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Customer Reviews

4.3 out of 5 stars
52
4.3 out of 5 stars
Format: Audio CD|Change
Price:£12.74+ Free shipping with Amazon Prime


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on 6 March 2014
I give this 1 star to draw attention to the review - I would definitely give this 5 stars normally for quality of sound and content but be warned that it is produced in Germany and is copy protected which will mean you can play it with no problems on any machine other than you PC with Windows 7 or later. I could not understand at first why it played so well in the car but not on my PC. Did some research and apparently Warner label does not use something called the Redbook system and on anything produced in Europe they put this copy protect code on the disk which makes it hiss and sound distorted like your speakers have blown. There is no way around it, even using another player because it recognises that is has recording capabilities.

As I have (typically) only the PC as a Hi-Fi in my home it is no good to me unless I want to sit in the car or buy a Hi-Fi to listen. If you have that and do not want to listen to it on your PC - Great Purchase and great value. I would have liked to exchange it for another without copy protected (EU) but Amazon will only exchange like for like.
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on 22 April 2017
fast - good value, great!
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on 21 June 2017
As I remember it
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on 2 March 2017
the audio cd was received, thank you
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on 28 February 2006
I really love this Zep compilation album. I totally disagree with the reviewer before me who said the song choice was crap. With classics like Kashmir, Houses of the Holy, Whole Lotta Love, Stairway to Heaven and my personal favourites - All of My Love and Ten Years Gone, the reviewer possibly got confused with another band!!?? Considering that a compilation album can only have a certain number of songs, I think they chose a good selection. Highly recommended!
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VINE VOICEon 21 May 2003
This is a masterly introduction to the Led Zeppelin legacy. If you don’t own any albums by them then this will serve as an excellent taster. It’s not the definitive Zep collection, that distinction belongs to the mighty Remasters, but if your budget is limited then this is well worth getting as it contains all the classic Led Zep tracks plus a number of lesser-known tracks guaranteed to have you buying up (most of) the back catalogue as soon as possible.
So what do you get in addition to Stairway To Heaven? Well from the early days, we get 4 tracks from Led Zep 1 for starters, including the incendiary primal blues rock of ‘Babe I’m Gonna Leave You’ and ‘Dazed And Confused’. Led Zep 2 is strangely under-represented, the obligatory ‘Whole Lotta Love’ (classic Top Of The Pops theme, pop-pickers) is joined only by ‘What Is And What Should Never Be’. Similarly, Led Zep 3 also only gets two tracks (although given its lack of popularity compared to the albums released either side of it this is less surprising). This is my only gripe with the album really – surely the likes of ‘Heartbreaker’ and ‘Bring It On Home’ (from ‘2’) and ‘Gallows Pole’ and ‘That’s The Way’ (from ‘3) could have been squeezed on there (particularly as Led Zep 4, or whatever you want to call it, has 5 of its 8 tracks on display).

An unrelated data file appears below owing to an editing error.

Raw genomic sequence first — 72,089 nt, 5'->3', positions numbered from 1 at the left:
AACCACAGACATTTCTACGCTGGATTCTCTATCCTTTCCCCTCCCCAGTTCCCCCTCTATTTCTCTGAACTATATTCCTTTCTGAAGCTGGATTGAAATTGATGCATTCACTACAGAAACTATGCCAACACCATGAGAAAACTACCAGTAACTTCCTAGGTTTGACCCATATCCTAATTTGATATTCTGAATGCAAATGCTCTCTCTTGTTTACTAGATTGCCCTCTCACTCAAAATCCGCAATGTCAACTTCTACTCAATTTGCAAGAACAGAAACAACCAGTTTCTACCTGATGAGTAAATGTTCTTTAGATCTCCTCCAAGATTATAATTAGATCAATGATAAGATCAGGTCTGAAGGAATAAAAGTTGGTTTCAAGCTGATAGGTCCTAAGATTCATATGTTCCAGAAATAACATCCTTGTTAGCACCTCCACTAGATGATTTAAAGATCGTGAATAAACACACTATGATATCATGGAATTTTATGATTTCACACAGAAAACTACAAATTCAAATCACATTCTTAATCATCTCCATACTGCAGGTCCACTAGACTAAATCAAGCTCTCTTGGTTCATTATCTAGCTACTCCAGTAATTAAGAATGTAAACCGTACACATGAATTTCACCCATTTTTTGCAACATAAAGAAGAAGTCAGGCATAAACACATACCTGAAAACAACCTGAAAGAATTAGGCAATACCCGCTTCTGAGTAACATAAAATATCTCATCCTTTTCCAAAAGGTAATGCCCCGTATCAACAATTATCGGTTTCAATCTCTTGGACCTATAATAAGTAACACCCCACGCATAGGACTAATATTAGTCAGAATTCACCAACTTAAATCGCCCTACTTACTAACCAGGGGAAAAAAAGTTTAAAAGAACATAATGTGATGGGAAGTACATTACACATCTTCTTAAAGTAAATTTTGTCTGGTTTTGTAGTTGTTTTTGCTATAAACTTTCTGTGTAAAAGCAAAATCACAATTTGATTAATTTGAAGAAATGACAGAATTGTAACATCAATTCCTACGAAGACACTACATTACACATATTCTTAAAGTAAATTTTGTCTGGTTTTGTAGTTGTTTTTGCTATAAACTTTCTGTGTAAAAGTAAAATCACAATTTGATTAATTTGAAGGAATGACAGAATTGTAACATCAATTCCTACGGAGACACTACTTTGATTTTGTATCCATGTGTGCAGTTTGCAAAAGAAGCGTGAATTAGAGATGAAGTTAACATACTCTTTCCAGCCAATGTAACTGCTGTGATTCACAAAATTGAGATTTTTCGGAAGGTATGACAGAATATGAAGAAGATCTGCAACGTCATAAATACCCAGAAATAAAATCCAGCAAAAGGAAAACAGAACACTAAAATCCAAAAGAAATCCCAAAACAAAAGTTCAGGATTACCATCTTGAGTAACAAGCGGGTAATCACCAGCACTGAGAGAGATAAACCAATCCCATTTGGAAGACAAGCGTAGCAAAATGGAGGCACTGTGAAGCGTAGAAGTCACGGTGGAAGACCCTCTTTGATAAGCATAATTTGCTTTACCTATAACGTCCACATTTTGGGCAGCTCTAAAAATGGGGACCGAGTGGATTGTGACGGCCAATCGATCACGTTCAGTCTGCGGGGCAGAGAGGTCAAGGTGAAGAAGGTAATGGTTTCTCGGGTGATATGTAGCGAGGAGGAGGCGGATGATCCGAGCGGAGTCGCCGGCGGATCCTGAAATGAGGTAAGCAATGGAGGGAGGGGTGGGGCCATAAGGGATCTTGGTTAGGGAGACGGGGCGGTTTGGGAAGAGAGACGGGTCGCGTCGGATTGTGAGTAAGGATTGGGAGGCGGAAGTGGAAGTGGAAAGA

The Latter Days features a good selection of tracks, too. I was particularly pleased to see ‘No Quarter’ from the ‘Houses Of The Holy’ album as well as ‘Trampled Underfoot’ from ‘Physical Graffiti’ for which this album served to remind just how good that particular track is. Later epics such as ‘Kashmir’, ‘Achilles Last Stand’ and ‘In The Evening’ show how much the band developed musically throughout the 70s and are arguably the best tracks from ‘Physical Graffiti’, ‘Presence’ and ‘In Through The Out Door’ respectively.
There isn’t much to dislike really. Every track is great despite my earlier arguments for other tracks to be included. With a back catalogue so strong there are always going to be one or two of everyone’s favourites not featured. This is a great collection of the very best of Led Zeppelin. If you want to know what the fuss was about, get it now.
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'Early Days & Latter Days' is a pretty fine introduction to one of the all time greats, though it's not that different to 1990s double-set 'Best of' that accompanied the great 4-disc box-set (which is an even better introduction to the band!). This compilation takes in most of Zep's back catalogue- though nothing from the BBC Sessions double-set, nought from the bloated Song Remains the Same live collection (a good thing), nothing from so-so outtakes album 'Coda' (I'd have liked to have seen 'Ozone Baby' included) & sadly no 'Travelling Riverside Blues' or 'Hey Hey What Can I Do' - which popped up on the boxset (otherwise unavailable elsewhere).